Microsoft's next operating system will be available for PCs and tablets from 29th July - with existing Windows users able to reserve their upgrade from today.
Windows 10 will be available both on new PCs and as a free upgrade for those running Windows 7 and 8.1. Owners of these operating systems will see a Windows icon in their taskbar that will allow them to "reserve" their upgrade. The 3GB file can be downloaded from 29th July.
The free upgrade will be available until July next year and those choosing to switch to Windows 10 can cancel their reservations at "at any time", according to Microsoft.
While Windows 7 Enterprise, Windows 8/8.1 Enterprise and Windows RT/RT 8.1 releases can't be upgraded in this way, Microsoft has said that "Active Software Assurance customers in volume licensing" will be able to "upgrade to Windows 10 enterprise offerings outside of this offer". Microsoft are yet to clarify when users of Enterprise versions of Windows will be able to move to Windows 10 Enterprise.
Microsoft is betting Windows 10 will win over users with its ability to run on a variety of platforms, allowing users to use the same cloud services and software as they swap between fixed and mobile computers.
"We designed Windows 10 to run our broadest device family ever, including Windows PCs, Windows tablets, Windows phones, Windows for the Internet of Things, Microsoft Surface Hub, Xbox One and Microsoft HoloLens-all working together to empower you to do great things," said Terry Myerson, VP of Microsoft's operating systems group in a blog post.
Features such as Continuum mode will detect when mobile Windows 10 devices are docked with a mouse, keyboard and monitor and reorient the UI to suit - for example switching from tap-friendly tiles to smaller icons suited to a mouse pointer - while Universal Apps will tailor their interface to the device they are being used on.
Myerson is keen to stress that "Windows 10 brings back the Start menu" familiar to Windows 7 users, following the backlash against Windows 8's fullscreen Start menu.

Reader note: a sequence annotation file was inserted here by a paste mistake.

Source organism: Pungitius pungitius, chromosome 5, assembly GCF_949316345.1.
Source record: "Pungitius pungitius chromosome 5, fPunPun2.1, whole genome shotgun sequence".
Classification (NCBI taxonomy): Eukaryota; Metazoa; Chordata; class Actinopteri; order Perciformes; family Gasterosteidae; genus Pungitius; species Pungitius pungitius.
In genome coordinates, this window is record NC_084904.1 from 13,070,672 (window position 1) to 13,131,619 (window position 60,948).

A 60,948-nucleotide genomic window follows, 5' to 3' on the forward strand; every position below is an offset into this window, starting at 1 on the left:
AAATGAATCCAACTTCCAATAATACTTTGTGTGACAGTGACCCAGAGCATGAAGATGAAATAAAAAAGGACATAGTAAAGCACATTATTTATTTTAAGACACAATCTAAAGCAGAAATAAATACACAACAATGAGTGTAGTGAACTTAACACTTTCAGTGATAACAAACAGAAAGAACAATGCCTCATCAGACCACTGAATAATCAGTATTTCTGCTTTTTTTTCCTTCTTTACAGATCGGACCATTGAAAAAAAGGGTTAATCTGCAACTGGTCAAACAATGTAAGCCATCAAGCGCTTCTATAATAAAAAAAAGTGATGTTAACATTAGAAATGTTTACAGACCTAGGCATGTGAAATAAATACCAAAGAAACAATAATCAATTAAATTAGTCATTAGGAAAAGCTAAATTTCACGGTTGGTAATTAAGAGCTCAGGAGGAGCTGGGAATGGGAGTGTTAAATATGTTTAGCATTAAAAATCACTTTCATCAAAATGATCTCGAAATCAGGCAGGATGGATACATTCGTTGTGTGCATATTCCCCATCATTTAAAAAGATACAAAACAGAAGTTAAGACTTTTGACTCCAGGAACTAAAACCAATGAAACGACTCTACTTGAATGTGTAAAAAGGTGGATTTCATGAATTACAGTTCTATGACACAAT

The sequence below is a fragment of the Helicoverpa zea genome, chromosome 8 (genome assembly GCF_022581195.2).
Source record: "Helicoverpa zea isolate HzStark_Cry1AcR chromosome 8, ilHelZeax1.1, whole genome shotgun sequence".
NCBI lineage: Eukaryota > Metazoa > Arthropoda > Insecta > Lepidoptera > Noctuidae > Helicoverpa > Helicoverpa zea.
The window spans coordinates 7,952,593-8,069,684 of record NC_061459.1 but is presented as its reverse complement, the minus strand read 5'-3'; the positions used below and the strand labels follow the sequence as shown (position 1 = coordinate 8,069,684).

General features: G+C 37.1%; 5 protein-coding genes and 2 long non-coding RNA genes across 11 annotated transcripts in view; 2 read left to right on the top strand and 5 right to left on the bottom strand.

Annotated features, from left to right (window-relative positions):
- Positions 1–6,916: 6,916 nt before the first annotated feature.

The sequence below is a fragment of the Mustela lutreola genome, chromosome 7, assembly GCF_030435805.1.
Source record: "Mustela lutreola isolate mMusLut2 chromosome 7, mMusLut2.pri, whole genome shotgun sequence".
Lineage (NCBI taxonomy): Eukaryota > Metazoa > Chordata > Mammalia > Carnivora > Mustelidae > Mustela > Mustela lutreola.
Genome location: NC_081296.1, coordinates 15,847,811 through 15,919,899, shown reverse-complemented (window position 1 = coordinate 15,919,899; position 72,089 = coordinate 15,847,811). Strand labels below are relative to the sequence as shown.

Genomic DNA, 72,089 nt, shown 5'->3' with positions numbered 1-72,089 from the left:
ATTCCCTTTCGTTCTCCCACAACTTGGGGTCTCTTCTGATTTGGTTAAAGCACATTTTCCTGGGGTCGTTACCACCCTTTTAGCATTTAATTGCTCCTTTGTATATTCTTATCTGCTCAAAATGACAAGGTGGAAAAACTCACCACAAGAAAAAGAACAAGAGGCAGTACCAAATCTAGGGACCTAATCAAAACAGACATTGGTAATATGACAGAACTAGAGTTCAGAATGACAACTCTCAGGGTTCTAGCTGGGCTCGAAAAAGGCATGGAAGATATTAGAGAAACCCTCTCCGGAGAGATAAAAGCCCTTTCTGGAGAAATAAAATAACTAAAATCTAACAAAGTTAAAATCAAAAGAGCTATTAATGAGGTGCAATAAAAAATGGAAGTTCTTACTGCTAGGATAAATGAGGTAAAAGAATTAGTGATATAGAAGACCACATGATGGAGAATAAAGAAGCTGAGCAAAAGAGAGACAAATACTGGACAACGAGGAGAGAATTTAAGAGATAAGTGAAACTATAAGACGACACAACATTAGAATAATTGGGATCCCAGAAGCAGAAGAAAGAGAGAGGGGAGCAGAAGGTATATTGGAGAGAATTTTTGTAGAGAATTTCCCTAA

Microsoft is also hoping users will take to Cortana, the built-in virtual assistant that users can talk to in order to set appointments, search for information and answer rudimentary queries, and which should become more capable as it learns more about you.
While the operating system will launch on PCs and tablets in July, it is expected to launch on phones, small tablets, Xbox, and Hololens at unspecified later dates.
Microsoft said it had refined the OS using feedback from more than four million Windows Insiders testing early builds of the OS.
The firm revealed a new, or at least slightly tweaked, look for Windows 10, in its latest Build 10130, which has just been made available via the Windows Insider programme.
The update overhauls the rather plain icons present in earlier builds and replaces them with what Microsoft describes as "more modern and lightweight" alternatives. The revamp means that app icons will also be more consistent between desktop and mobile in apps such as Word and Excel.
While the new icons may not look vastly different, Microsoft said extensive work had gone into the redesign.
"Between the legacy aero-style icons and new app icons, several thousand icons were designed and redesigned. We explored Swiss graphic design, Dutch product design, and modern architecture (among other design fields and styles) to inform and inspire the design process. The icon evolution will continue as we push more consistency and better functionality," according to a blog post.
Other improvements in the latest build include the ability to customise the Start menu, a new look for Jump Lists on the Taskbar, new swipe shortcuts for Tablet mode, the addition of a Favorites pane and other features to the Edge browser, Taskbar settings for Virtual Desktops, a Cortana keyboard shortcut, Print to PDF feature and fullscreen playback for the Movies & TV app.
Nick Heath is chief reporter for TechRepublic. He writes about the technology that IT decision makers need to know about, and the latest happenings in the European tech scene.